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Who Weekly (National Magazine UK) Five Star Review - April 22,
"...And off we go into this year's Gone Girl -Gililan Flynn's 2012
nail -biter -set in a posh high school in Brooklyn, New York. Like
Gone Girl this seamlessly marries a crime story with a relationship
drama, as Amelia and Kate take turns narrating chapters that reveal
the truth behind ostensibly perfect lives. And like Gone Girl, it
should be hailed as one of the best books of the year. In her
riveting debut McCreight somehow delivers thoughtful commentary on
mother guilt, bullying, police corruption and Gossip Girl. Every
twist is clever and rightfully earned. Virginia Woolf once said,
"Fiction is like a spider's web," and McCreight is a masterful
USA Today - April 17, 2013
"It's a clever, scary conceit... ...this disturbing tale will make
older readers fondly recall the days when kids got in trouble for
passing (print) notes in class."
Entertainment Weekly – March 27, 2013 - Graded A
Amelia Baron has thrown herself from her high school's roof after
she was caught plagiarizing a paper on Virginia Woolf...or so it
seems. The problem is that Amelia is obsessed with Woolf in a way
that only a hyperintelligent 15-year-old girl can be. And her
workaholic single mom, Kate — a brilliant attorney — has received an
anonymous text that reads: ''Amelia didn't jump.''
And off we go into this year's Gone Girl — you remember Gillian
Flynn's best-selling nail-biter of 2012 — which is set against the
backdrop of Grace Hall, a prep school in the tony Brooklyn
neighborhood of Park Slope. Like Gone Girl, Reconstructing Amelia
seamlessly marries a crime story with a relationship drama. And like
Gone Girl, it should be hailed as one of the best books of the year.
Amelia and Kate take turns narrating chapters that reveal the truth
behind their ostensible Gilmore Girls life. Amelia is tapped for one
of Grace Hall's secret societies, falls in love for the first time,
and has a Manti Te'o-type correspondence with a gay boy named Ben.
None of which she tells her mom. Meanwhile, Kate, who has deep guilt
over Amelia's paternity, copes with her daughter's ''suicide'' by
going all CSI on Amelia's texts and emails, as well as a hateful
school blog called gRaCeFULLY.
To reveal more would require a spoiler alert the size of a Jumbotron.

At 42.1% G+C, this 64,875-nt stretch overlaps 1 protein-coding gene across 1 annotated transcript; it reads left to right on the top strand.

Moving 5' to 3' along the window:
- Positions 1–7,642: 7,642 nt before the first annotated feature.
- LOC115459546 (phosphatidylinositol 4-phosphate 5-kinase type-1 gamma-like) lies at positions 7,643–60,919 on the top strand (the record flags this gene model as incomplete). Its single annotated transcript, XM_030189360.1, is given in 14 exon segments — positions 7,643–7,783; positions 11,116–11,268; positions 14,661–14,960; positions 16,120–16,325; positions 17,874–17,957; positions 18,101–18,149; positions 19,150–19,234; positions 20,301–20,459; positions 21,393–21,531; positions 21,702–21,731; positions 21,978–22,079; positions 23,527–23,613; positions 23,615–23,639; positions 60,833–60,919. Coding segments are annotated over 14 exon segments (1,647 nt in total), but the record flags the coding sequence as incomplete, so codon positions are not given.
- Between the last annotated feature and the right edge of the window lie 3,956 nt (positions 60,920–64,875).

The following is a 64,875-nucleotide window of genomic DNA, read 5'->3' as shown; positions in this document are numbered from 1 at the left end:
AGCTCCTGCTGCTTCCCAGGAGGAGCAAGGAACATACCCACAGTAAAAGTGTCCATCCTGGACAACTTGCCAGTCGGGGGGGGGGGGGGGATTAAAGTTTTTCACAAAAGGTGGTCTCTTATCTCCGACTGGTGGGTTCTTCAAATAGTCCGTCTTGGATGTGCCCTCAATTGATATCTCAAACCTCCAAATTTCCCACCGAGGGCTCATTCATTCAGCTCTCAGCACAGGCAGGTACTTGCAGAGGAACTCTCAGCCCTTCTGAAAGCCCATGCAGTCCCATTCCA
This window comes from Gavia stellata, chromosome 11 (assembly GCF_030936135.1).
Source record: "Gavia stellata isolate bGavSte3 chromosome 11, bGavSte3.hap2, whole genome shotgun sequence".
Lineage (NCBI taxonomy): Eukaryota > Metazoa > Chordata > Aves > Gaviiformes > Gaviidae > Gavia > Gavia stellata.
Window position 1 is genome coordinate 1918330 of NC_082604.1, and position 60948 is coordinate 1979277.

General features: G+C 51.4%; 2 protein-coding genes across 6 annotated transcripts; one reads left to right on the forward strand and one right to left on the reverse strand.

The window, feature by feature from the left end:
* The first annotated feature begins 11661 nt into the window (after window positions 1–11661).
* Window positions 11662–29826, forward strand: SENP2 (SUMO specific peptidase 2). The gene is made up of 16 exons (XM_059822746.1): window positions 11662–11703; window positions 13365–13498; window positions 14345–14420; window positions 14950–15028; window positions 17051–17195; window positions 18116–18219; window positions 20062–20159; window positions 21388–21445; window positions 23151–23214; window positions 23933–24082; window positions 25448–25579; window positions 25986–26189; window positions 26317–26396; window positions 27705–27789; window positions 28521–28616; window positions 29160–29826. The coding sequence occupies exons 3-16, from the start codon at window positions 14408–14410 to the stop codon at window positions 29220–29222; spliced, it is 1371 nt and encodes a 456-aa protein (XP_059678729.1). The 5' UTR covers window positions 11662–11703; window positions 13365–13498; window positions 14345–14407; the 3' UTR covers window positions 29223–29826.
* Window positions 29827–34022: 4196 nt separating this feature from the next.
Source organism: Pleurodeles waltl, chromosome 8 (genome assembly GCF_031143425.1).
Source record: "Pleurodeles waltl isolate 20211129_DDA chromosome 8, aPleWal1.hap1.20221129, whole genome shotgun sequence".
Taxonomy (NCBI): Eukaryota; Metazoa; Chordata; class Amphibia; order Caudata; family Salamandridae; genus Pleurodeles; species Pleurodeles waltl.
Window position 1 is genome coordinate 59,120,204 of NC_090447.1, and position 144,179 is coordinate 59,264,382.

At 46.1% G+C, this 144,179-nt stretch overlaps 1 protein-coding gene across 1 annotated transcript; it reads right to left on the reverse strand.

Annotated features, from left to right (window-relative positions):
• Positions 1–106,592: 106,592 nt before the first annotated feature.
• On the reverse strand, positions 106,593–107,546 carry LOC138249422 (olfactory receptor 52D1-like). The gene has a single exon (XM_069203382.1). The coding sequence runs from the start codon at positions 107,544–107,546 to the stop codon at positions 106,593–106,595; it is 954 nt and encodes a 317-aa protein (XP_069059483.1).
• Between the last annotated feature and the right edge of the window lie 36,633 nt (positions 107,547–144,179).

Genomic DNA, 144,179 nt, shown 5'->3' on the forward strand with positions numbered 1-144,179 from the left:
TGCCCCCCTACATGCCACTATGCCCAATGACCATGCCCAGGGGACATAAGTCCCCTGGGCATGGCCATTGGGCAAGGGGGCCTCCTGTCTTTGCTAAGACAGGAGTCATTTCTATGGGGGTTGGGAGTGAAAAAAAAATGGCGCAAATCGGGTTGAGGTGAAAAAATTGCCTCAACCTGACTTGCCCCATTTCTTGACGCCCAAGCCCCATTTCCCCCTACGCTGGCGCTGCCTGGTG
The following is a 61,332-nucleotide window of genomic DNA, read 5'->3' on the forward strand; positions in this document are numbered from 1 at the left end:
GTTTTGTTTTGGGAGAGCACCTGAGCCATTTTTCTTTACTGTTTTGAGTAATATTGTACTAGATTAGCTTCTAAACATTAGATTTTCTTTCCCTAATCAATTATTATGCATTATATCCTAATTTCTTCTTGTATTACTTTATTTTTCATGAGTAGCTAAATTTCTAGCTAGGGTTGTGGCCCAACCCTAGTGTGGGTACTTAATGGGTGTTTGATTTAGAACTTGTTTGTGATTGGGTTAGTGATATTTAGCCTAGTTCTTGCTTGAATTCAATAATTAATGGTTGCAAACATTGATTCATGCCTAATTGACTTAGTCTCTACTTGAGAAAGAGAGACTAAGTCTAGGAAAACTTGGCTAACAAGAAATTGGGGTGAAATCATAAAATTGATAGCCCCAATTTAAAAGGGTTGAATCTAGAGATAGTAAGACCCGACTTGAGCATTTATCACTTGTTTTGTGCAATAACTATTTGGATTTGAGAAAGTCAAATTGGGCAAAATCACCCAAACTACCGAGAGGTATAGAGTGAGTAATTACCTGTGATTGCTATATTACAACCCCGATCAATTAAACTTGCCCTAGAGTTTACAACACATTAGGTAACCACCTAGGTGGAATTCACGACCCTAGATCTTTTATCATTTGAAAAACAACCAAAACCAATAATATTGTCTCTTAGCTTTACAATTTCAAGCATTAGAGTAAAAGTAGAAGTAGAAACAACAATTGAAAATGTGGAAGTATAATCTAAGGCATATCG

But in her debut novel, Kimberly McCreight spins a riveting
narrative that somehow delivers thoughtful commentary on working-mom
guilt, bullying, police corruption, and Gossip Girl. Every single
twist in Reconstructing Amelia is clever, and rightfully earned. As
that righteous babe Virginia Woolf once said, ''Fiction is like a
spider's web.'' McCreight is a masterful weaver.
-- Reviewed by Henry Goldblatt
-- Library Journal - April 1, 2013
"...a compulsively readable novel that will appeal to Jodi Picoult
Romantic Times (4 1/2 stars) - February 25, 2013
“McCreight’ s haunting debut will stay with you long after you are
done reading. The main characters feel relatable and it is easy to
feel sympathy for their situation. Even though the ending is known
right away, you’ll hope against hope for a happily ever after for
the characters that you’ve become so invested in. This fantastic
book whets your appetite for more from McCreight.”
Booklist - February 1, 2013
Kate believes her daughter, 15-year-old Amelia, has committed
suicide, jumping from the roof of her private school—until she
receives an anonymous text saying simply, “Amelia didn’t jump.”
Could she have been murdered? Kate, a successful attorney, is
determined to find out even as she is haunted by the fear she has
failed her daughter, too often putting her career ahead of her
responsibilities as a mother. McCreight has written an elaborately
plotted mystery that not only tells Kate’s story but also includes
Amelia’s own first-person narrative along with her e-mails, texts,
and Facebook posts, all of which tell a harrowing story while
keeping the reader one step ahead of Kate and the police. This first
novel occasionally requires a willing suspension of disbelief and
comes dangerously close to melodrama near the end, but McCreight
does a fine job of building suspense and creating characters,
notably Kate and Amelia, whom the target audience—both adults and
older teens—will care about and empathize with.
-- Michael Cart
Publishers Weekly – January 28, 2013
“… McCreight portrays the darkness of adolescence, complete with
doomed love, bullies, poisonous friendship, and insecurity. Fans of
literary thrillers will enjoy the novel’s dark mood and clever
Entertainment Weekly - January 5, 2013
With the commercial appeal of Jodi Picoult and a splash of Tana
French, Kimberly McCreight is an exquisite storyteller offering
suspense, empathy, beautifully crafted characters, and compelling
plots. A fantastic new voice in fiction, she has been named one of
Entertainment Weekly’s 13 to Watch in 2013.